During this unprecedented time, many parents with full-time jobs are suddenly finding themselves working from home while at the same time homeschooling their children. While you are trying to work–and probably educate your kids at the same time– you may be feeling overwhelmed, stressed, and frankly not being as productive at work. I’ve been wrestling with these same feelings myself, but I’ve had almost five years of experience working virtually from home and have already had to put protocols in place for how to interact with my children when they come home from school in the afternoons. I’ve taken what I’ve learned over the past five years and now having my kids at home with me full time, I wanted to share with you some creative things we are doing in my home to keep my kids learning while I stay productive at work.
5 Tips to Creating a
Thriving Virtual Work Environment
1. Design Your Virtual Work Environment
One of the keys to working at home is to create a dedicated office space that is free of distractions and follows as many of the tips as possible below. As said in Lifehack.org, “The most significant factor in determining an employee’s ability to focus is their physical environment. A well-designed office can increase productivity by 20% .” This means you should not expect to maximize your focus and productivity while working from your couch, bed, or dining room table. Here are a few things to consider:
Virtual Work Environment/Video Conferencing
When you set up your home office, consider video conferencing. Be sure to set up your home office with video conferencing in mind. This includes having your camera face a neat background to avoid distractions. If you don’t have a neat background then consider using a background offered by Zoom on their video conferencing. By setting your camera to show a clean background or using a virtual one, you can eliminate seeing children running in and out of the frame of your video conference. It may also be helpful to position your desk so that you can see and interact with your children without them popping up the background of your video calls. More on this later.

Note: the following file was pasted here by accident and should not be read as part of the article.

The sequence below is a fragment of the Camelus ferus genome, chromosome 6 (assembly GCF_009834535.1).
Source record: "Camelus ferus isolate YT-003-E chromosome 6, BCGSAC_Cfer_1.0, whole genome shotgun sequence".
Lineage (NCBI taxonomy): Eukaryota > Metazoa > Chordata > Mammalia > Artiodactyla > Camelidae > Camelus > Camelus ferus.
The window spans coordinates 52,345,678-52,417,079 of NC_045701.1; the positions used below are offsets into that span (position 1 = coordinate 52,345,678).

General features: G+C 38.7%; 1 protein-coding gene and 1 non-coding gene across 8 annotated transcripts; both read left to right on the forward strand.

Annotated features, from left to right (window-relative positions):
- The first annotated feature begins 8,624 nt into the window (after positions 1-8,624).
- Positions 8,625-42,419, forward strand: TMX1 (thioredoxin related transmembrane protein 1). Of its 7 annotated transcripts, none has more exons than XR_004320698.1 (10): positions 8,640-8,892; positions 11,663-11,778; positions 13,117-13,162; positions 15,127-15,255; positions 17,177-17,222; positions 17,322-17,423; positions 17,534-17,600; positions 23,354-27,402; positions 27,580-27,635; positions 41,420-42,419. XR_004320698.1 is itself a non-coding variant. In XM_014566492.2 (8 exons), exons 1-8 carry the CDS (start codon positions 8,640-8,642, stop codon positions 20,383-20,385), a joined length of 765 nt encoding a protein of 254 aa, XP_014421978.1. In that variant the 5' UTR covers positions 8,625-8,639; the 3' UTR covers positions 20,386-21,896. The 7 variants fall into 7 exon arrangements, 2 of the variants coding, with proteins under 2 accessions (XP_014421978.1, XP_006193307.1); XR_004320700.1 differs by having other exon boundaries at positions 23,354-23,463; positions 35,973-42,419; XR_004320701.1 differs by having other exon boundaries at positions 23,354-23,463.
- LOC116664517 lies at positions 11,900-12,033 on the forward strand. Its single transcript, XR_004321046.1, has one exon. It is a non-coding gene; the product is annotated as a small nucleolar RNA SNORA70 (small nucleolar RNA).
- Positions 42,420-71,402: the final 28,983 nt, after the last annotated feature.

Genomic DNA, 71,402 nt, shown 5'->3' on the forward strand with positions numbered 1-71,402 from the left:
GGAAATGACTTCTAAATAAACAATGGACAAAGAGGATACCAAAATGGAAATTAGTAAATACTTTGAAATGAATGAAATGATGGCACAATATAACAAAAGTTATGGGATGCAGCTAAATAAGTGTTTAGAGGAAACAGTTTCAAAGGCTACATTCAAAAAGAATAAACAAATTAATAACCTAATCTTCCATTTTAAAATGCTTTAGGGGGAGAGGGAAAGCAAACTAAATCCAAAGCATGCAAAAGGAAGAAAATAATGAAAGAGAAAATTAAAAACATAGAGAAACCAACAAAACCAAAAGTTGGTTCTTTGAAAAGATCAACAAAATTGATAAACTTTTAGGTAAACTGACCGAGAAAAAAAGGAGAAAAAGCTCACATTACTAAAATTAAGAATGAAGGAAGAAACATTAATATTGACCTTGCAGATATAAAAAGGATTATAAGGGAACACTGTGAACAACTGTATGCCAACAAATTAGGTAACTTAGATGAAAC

Research shows that bad lighting can cause fatigue, eyestrain, headaches, and irritability. In fact, dark spaces can actually produce depression. The National Renewable Energy Laboratory found that workers exposed to natural lighting stay on task 15% longer. Therefore, consider putting your desk and your child’s learning space near a window or at least where you are exposed to indirect sunlight.
When you have clutter in your home office, you can easily get distracted or even frustrated. A recent study by Harvard University found that those who work in a clutter-free workspace are able to work steadily for 7.5 minutes longer than those in a cluttered workspace. Therefore, commit to at least 10 minutes every day to make sure your office is organized and tidy. Also, consider setting up a workspace for your children to do their schoolwork and have them commit to 10 minutes each day to cleaning up their space.
Noise level affects our ability to stay on task. It can also raise stress levels and impact productivity. I definitely feel my stress level rising when the noise level of my children rises during the day. One way to reduce the noise level is to try noise cancellation headphones when on a conference call or music when you are working to drown out the noise.
2. Create Protocols for Conference Calls
One of the main parts of my job is collaborating with my colleagues and partner districts, using Google Hangouts Meet. The last thing I want is to have my children running across the background or interrupting one of my calls. So, I quickly learned that protocols were needed to eliminate disruptions and for how my children can communicate with me if needed while I’m on a call. Below is the protocol we use in my home.